Catherine “Catie” Gullo's (BS Environmental Science ‘15) passion for environmental quality and public health led her to the Arizona Department of Environmental Quality.
Gullo, an alumna from the Department of Environmental Science, works at the Arizona Department of Environmental Quality (ADEQ), using skills she learned during her environmental science major to improve and protect both the environment and public health in our state.
“Develop the skills you want at work every day at school. I learned a lot of my skills on field trips, like soil coring and flow meters.”
Digging into Applied Environmental Microbiology
Gullo pursued a degree in environmental science with an emphasis in microbiology at the University of Arizona. Her interest in environmental microbiology led her to work with Dr. Raina Maier’s lab on mining remediation.
In the Maier lab, Gullo worked on the remediation of the legacy mine site Iron King Mine, an Environmental Protection Agency Superfund site.
“It was an eye-opening experience to be involved in a project focused on rehabilitating the environment."
The heavy metal ore waste from the mine, called mine tailings, contain toxic heavy metals like arsenic and lead. Neighboring communities are concerned about potential heavy metal poisoning from the dust that blows off these mine tailings. Gullo helped investigate whether plants can be used to keep these contaminants in place, chemically and physically.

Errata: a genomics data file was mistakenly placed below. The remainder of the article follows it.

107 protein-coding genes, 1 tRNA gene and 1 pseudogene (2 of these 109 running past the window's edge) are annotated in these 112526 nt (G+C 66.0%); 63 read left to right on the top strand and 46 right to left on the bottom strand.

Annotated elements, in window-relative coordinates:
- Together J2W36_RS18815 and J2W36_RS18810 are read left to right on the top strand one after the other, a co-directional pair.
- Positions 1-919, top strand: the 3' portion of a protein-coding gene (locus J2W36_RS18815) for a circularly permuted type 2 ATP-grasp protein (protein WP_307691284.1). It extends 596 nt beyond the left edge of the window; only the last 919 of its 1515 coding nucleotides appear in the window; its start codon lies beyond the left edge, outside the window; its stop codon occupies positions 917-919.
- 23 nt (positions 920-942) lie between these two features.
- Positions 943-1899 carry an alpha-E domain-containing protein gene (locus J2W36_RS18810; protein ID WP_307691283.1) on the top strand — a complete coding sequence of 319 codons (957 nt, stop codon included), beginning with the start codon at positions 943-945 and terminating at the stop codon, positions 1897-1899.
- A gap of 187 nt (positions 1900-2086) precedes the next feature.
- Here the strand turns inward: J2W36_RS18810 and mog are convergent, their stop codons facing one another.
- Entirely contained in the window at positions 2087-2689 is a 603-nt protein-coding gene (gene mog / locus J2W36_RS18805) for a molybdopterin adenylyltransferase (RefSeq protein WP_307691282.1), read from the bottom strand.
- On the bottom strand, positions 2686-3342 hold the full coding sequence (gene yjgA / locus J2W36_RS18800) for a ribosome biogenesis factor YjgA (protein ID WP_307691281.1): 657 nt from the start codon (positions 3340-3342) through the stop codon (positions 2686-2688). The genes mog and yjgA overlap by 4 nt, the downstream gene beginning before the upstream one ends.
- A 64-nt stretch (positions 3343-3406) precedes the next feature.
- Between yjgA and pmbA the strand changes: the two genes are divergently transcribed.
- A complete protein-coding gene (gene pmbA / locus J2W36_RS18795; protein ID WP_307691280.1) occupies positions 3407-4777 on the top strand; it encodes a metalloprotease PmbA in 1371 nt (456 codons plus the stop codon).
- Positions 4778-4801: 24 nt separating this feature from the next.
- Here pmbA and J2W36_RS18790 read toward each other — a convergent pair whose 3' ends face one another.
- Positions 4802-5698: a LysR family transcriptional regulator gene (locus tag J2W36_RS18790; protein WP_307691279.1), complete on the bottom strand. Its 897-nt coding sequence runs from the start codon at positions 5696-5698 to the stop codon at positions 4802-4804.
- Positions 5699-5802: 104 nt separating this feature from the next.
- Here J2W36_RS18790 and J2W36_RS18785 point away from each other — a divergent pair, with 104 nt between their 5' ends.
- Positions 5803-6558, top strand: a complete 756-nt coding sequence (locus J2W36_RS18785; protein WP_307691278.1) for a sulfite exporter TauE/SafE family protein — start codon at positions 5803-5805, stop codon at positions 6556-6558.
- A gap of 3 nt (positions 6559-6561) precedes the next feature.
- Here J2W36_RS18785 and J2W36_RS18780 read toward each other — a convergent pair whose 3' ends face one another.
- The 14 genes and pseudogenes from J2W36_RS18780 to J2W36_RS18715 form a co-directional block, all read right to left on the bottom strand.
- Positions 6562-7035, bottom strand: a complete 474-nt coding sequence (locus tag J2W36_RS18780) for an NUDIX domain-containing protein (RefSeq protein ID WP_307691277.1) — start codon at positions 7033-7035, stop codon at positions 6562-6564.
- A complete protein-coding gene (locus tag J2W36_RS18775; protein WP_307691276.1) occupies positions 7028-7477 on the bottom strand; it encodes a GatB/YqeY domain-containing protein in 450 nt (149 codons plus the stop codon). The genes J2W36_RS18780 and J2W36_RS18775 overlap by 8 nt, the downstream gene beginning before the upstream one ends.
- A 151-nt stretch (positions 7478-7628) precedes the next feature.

Aligning Her Passion with the ADEQ Mission
While job hunting, Gullo relied on her broad environmental science skill—not just her microbiology laboratory experience—to land a position as a water quality technician at ADEQ.
Gullo’s main focus was to collect water samples, ensuring they complied with state standards and the Clean Water Act. A promotion in 2018 led Gullo to oversee a project that looks to improve watershed management in Arizona.
“I feel like I’m working towards a goal that will improve our environment and the lives of people."
Now, she examines the issue of nonpoint source pollution, or pollution from diffuse sources. This is especially crucial for Arizona during the monsoon; the highly variable rainfall causes runoff that deposits natural and man-made contaminants in rivers, ponds, and streams in a very short amount of time.
Her expertise in microbiology comes in handy with exploratory analysis of E. coli in sediment of Arizona rivers and streams. She hopes preliminary data from this pilot project will help ADEQ create better standards to protect both the environment and public health.